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Combining art and science in the recovery of Ukraine

How wonderful would it be to use art, technology and science in Ukraine's recovery? Young Ukrainians currently residing in Poland get guidance to develop creative programmes and activities that can later be implemented. Leiden astronomers Pedro Russo and Kateryna Frantseva cooperate in the project.

‘Right now, the war is still going on’, Frantseva says, ‘but in the meantime, the Ukrainian government is already trying to create a route for recovery. They will have to rebuild a big part of the country. That includes not only infrastructure but also things such as education, community and tourism.’

Inspired by the Ukrainian recovery plan, several organisations and the U.S. Embassy in Warsaw set up the project under the name SPLOT UA Residency. ‘The project contains three topics. The first one is Healing the city, which focuses on the well-being of communities, leisure and cultural and entertainment activities. In the second one, named Rewilding the night, the focus lies on astronomy, light pollution, the protection of the dark skies and Astrotourism. And last, there is Revitalizing education. There we focus on digital literacy, school formats, rebuilding relationships and scientific skills.’

Engaging young creatives

In each of these topics, creative Ukrainians between 18 and 30 years old can apply to participate. ‘We want to engage the young generation in the recovery of Ukraine’, Frantseva says. ‘That’s why we look for young creative people who speak English and want to help with these social issues. And as the project will take place in Poland, we focus on Ukrainian refugees who are currently residing there. All artists and creative minds will work in teams on the different topics and come up with concepts that can be implemented in Ukraine in the near future.’

The Leiden Observatory and the European Regional Office of Astronomy for Development (E-ROAD), represented by Russo and Frantseva, will participate in the projects about education and rewilding the night. ‘The project is a merge between art, science and technology. The groups are free to create very different things. They can build websites for projects, and come up with business models, but also games, local products, events, podcasts, documentaries and everything in between is allowed. They are very free to create whatever they want.’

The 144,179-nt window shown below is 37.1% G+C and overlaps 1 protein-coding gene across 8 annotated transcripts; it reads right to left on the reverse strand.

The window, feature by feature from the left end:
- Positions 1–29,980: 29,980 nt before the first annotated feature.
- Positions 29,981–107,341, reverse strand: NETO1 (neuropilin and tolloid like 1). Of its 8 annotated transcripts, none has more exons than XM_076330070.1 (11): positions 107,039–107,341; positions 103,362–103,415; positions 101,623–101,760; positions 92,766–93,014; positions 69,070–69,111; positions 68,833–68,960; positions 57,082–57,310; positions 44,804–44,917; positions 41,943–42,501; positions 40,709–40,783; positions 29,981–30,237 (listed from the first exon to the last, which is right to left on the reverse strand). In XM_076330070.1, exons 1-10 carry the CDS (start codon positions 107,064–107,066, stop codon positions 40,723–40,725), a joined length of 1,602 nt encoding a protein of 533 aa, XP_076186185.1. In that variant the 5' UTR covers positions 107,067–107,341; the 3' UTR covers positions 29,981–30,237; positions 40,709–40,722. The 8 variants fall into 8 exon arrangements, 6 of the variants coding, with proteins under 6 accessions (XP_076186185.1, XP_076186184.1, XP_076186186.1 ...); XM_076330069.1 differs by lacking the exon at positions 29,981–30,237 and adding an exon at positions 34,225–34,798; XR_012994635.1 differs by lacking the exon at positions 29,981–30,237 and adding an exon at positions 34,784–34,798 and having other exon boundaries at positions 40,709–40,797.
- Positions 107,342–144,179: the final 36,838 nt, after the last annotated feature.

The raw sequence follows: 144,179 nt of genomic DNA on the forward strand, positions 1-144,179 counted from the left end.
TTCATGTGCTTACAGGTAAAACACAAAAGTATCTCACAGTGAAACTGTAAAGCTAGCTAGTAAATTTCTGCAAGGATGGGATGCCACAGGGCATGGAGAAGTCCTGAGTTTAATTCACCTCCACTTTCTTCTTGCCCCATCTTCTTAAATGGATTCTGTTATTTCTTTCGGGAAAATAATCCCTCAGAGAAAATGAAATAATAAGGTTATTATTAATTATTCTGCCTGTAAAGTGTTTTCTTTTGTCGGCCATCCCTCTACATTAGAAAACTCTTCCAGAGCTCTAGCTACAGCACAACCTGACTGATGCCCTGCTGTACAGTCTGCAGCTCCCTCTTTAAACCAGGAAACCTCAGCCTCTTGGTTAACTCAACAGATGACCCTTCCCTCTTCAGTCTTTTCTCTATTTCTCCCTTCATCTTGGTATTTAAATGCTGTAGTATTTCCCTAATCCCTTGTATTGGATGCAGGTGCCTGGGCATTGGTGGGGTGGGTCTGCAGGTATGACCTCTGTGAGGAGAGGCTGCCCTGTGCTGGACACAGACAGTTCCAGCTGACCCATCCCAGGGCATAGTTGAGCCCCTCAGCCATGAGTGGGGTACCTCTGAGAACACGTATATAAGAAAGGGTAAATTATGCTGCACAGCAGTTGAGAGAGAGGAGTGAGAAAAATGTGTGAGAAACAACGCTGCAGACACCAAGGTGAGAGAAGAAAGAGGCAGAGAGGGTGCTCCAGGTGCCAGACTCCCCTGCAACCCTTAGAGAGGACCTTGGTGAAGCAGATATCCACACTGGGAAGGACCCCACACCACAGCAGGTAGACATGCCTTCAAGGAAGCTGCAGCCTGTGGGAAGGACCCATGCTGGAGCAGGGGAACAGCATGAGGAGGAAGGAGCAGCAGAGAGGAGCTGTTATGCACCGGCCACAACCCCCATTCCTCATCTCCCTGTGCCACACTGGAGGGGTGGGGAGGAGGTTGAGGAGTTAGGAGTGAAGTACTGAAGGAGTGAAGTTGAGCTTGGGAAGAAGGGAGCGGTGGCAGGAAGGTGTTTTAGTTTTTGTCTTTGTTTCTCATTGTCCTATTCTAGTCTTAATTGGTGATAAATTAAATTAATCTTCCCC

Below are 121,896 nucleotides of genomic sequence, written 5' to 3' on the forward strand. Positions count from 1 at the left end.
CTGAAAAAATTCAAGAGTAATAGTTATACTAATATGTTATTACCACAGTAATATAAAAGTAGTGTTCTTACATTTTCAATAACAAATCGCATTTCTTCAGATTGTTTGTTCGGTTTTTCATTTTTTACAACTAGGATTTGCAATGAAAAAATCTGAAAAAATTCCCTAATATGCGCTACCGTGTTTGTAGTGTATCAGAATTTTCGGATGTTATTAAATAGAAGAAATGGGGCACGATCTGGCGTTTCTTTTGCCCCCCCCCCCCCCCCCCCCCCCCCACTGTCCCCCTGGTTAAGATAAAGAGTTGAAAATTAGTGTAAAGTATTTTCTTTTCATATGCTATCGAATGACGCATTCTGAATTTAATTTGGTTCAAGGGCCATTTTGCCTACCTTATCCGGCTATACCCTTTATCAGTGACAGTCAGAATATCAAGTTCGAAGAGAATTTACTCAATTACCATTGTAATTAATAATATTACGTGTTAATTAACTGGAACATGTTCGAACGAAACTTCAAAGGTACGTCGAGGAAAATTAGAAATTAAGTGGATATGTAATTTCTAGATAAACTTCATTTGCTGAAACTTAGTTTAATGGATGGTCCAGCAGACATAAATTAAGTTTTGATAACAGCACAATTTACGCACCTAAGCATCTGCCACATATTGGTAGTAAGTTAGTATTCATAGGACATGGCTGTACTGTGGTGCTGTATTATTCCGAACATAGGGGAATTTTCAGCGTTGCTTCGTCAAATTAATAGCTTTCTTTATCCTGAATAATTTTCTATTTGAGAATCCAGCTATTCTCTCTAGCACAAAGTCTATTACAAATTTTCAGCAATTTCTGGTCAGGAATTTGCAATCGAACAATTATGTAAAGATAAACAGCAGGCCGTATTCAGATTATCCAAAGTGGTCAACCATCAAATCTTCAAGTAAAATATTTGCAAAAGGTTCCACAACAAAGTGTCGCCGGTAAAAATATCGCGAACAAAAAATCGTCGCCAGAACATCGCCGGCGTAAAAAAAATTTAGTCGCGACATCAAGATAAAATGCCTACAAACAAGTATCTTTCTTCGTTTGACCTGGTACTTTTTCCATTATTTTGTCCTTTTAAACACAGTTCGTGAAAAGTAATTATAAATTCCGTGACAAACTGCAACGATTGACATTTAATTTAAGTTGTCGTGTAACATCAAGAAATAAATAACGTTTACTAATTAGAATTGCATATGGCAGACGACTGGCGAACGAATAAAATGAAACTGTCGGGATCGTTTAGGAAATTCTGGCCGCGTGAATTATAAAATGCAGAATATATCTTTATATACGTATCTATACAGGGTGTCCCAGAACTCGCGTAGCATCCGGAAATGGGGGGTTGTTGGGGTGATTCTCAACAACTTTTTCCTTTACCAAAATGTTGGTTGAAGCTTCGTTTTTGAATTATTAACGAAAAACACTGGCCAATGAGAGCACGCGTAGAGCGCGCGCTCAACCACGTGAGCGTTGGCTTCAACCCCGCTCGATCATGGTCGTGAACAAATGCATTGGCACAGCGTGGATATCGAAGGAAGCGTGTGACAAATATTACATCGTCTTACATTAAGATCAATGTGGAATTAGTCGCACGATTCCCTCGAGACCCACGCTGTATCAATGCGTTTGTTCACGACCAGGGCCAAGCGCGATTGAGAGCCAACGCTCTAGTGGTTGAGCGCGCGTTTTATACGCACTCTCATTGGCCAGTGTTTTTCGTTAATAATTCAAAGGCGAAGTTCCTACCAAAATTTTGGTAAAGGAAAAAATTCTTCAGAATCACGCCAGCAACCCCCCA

Online advice and meetings in Poland

The project is a combination of online meetings and weekends in Poland where the groups come together in real life. ‘There is an open call now for people who want to participate. After the selection, we will start the first meetings in January.’ In the months that follow, the groups have time to design a prototype. Around June the final products should be ready to present.

Frantseva and Russo will be helping by guiding some of the groups. ‘I will give feedback to the groups and discuss the challenges and problems they face’, Frantseva says. ‘And as two of the topics are directly connected to astronomy, we can also advise on the content when it comes to topics such as light pollution, astrophotography, protection of the sky and astrotourism.’

Things you never expected

The project is very exciting for Frantseva, especially because she is Ukrainian herself. ‘I think the merge between science, art and technology can generate great a bunch of great ideas. And it is also a very efficient way to reach the public.’

Therefore she is curious about the things the groups will create. ‘It’s interesting to see what solutions or ideas on astronomy people come up with who are not that deep into it as ourselves. They might have totally new and refreshing views. I’m excited to see what kind of creative things they will come up with.’

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